Remembering Phil Hansen, Faculty Emeritus

Phil Hansen—longtime history department chair and Scribner Professor of Global Studies Emeritus—died on June 25, at the age of 79, at a memory care hospital in Saco, Maine.

As his brother wrote in Phil’s obituary: Phil’s teaching career included faculty positions at Kimball Union Academy (English); the Woodstock (VT) Country School (English and Headmaster); and for 23 years, The Roxbury Latin School, where he taught world history, western civilization, U.S. history, modern European history, African history, and political theory. When, at age 28, he was asked to take the helm at Woodstock Country School, he became the youngest headmaster in the country.

At Roxbury Latin, his accomplishments included reviving the school’s debate team and founding the Model U.N. and public speaking programs, all of which, under his tutelage, became the school’s most popular activities and distinguished RL in competitions, nationally and internationally, leaving the school (in a retirement tribute in 1998 by a fellow faculty member) “an empire and a dynasty which are glory of the school and the admiration of the world.” When Phil retired in 1998, he was described as “a towering intellect” and “one of the truly great minds on the RL faculty.”

Equally important to Phil was the positive impact he had on hundreds of students who engaged in his classes and extracurricular activities. His retirement tribute included many accolades from grateful former students: “a positive driving force in my life.” And another: “his relentless efforts to teach, discipline and advise. . .are testament to the devotion, dedication, and loyalty he possesses.”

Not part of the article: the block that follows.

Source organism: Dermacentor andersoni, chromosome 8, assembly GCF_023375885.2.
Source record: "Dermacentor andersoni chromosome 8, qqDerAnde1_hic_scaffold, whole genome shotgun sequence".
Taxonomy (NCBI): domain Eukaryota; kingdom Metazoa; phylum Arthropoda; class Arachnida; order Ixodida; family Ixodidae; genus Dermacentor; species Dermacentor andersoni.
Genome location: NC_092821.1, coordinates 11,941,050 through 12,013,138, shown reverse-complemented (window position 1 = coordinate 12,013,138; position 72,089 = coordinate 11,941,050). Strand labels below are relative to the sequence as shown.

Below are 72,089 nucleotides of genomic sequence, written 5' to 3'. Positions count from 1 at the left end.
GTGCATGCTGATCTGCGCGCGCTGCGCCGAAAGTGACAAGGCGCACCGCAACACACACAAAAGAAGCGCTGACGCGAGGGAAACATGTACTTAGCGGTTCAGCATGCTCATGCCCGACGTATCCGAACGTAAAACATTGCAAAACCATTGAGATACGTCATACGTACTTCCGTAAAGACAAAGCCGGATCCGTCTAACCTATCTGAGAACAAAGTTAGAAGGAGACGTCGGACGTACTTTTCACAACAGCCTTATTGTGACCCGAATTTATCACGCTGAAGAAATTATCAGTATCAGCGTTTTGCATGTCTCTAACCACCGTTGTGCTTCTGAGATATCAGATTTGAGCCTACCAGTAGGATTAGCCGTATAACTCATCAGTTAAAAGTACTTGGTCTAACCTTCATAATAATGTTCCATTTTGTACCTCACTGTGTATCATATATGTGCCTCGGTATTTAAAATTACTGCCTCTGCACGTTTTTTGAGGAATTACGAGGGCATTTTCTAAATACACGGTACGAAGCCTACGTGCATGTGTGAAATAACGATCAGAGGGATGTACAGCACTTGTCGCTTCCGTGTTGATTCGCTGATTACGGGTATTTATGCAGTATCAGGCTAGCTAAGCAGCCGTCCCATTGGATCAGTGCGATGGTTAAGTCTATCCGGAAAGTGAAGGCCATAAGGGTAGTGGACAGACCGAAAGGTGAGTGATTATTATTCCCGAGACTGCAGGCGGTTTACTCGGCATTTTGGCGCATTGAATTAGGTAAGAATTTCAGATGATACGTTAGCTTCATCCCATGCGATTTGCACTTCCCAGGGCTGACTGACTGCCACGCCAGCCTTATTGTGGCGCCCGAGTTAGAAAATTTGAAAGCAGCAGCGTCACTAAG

Phil was particularly adept at nurturing the academic and personal lives of students who struggled. Said one former student: “He never seemed to be afraid of the worst in a student and approached his frailties with uncommon humanity.” In addition to teaching and mentoring RL students, Phil served as a foster parent for at-risk youth referred to him by the Massachusetts Department of Youth Services.

His compassion and commitment to social justice were evident early on. As a student at Bowdoin College, he became involved in the Civil Rights Movement. He was instrumental in establishing a student exchange program with Morehouse College and in bringing Dr. Martin Luther King to the Bowdoin campus for an address to the student body and community at large. For these activities, Phil was awarded the Franklin Delano Roosevelt Prize presented to the student “whose vision, humanity, and courage most contribute to making Bowdoin a better college” and was commemorated, in 2014, in the Bowdoin convocation as an inspiration to current students.

Phil also worked with inner-city youth groups in the New York City area while a student at Union Theological Seminary. In retirement, he volunteered on the Jefferson School Committee, as the Bowdoin debate coach, and for LGTBQ support groups. (Read Phil’s complete obituary.)

Headmaster Kerry Brennan wrote to the Roxbury Latin community the following, in memory of Phil and his long, storied relationship with the school:

“Phil had a distinguished career of social activism and academic excellence at Bowdoin and other schools before arriving at Roxbury Latin in 1975. One of Tony Jarvis’s first appointments, Phil went on to serve for 23 years as chair of a colorful department and as a teacher of virtually every course in the history curriculum. Not long into his stay, Phil would be named Director of Studies, a position that would allow him to influence the curriculum writ large. Perhaps Phil’s most enduring and distinctive contributions were as director of the debate and Model United Nations programs. While scores of RL boys would hone their public speaking and interest in global affairs thanks to these programs, Phil was also responsible for forming the regional association of debate programs (DANEIS) and, indeed, was one of the founding fathers of the international organization through which RL debaters have competed over the years. Phil was famous for supporting the underdog both at school and in the community. Many boys whom he advised or otherwise supported are the beneficiaries of his great care. We are grateful for Phil’s long, generative career at RL and his model of engaged stewardship.”

Phil’s family has indicated that a memorial service and celebration of Phil’s life will be held in the fall. To share a memory or leave a message of condolence to his family, you may visit this page.